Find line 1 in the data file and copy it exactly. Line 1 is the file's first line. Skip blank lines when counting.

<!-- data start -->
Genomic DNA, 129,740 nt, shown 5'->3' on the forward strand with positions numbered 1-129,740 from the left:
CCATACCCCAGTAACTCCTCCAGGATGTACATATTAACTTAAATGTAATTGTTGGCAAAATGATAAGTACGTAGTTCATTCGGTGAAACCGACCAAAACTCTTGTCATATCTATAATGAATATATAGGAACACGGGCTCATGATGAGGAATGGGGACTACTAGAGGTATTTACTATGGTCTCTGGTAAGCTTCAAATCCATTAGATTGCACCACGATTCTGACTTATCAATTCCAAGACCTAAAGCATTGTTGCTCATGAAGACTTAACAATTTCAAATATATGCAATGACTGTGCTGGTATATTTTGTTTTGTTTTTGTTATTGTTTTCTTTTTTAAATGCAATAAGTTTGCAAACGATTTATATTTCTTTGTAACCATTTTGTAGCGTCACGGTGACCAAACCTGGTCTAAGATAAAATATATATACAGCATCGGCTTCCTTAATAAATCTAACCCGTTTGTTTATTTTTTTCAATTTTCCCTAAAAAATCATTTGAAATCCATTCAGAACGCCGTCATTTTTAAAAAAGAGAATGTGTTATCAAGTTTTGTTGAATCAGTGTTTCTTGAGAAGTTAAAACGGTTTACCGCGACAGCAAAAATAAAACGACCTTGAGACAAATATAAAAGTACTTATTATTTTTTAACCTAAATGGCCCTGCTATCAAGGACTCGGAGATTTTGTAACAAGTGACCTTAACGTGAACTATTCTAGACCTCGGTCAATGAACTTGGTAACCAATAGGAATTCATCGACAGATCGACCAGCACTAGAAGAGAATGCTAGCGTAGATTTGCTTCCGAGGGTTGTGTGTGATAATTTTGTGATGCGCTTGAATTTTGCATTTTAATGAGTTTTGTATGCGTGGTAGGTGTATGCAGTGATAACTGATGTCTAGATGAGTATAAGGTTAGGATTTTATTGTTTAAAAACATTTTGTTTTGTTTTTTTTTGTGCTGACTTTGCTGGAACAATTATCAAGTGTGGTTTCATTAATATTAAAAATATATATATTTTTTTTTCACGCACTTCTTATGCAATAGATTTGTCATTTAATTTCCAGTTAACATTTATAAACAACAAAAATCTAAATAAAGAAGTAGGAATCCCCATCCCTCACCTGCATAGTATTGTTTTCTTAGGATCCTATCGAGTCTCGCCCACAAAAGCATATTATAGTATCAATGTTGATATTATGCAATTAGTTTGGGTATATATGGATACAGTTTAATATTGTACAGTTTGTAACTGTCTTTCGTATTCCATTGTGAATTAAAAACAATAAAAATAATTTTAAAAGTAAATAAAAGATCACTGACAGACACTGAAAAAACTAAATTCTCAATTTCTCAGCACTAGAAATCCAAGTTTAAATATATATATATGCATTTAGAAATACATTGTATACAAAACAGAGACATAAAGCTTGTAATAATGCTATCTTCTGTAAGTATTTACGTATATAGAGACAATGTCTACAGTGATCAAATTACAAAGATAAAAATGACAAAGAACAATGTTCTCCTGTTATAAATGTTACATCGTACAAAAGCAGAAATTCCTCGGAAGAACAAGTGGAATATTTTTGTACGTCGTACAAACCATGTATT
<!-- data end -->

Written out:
Genomic DNA, 129,740 nt, shown 5'->3' on the forward strand with positions numbered 1-129,740 from the left: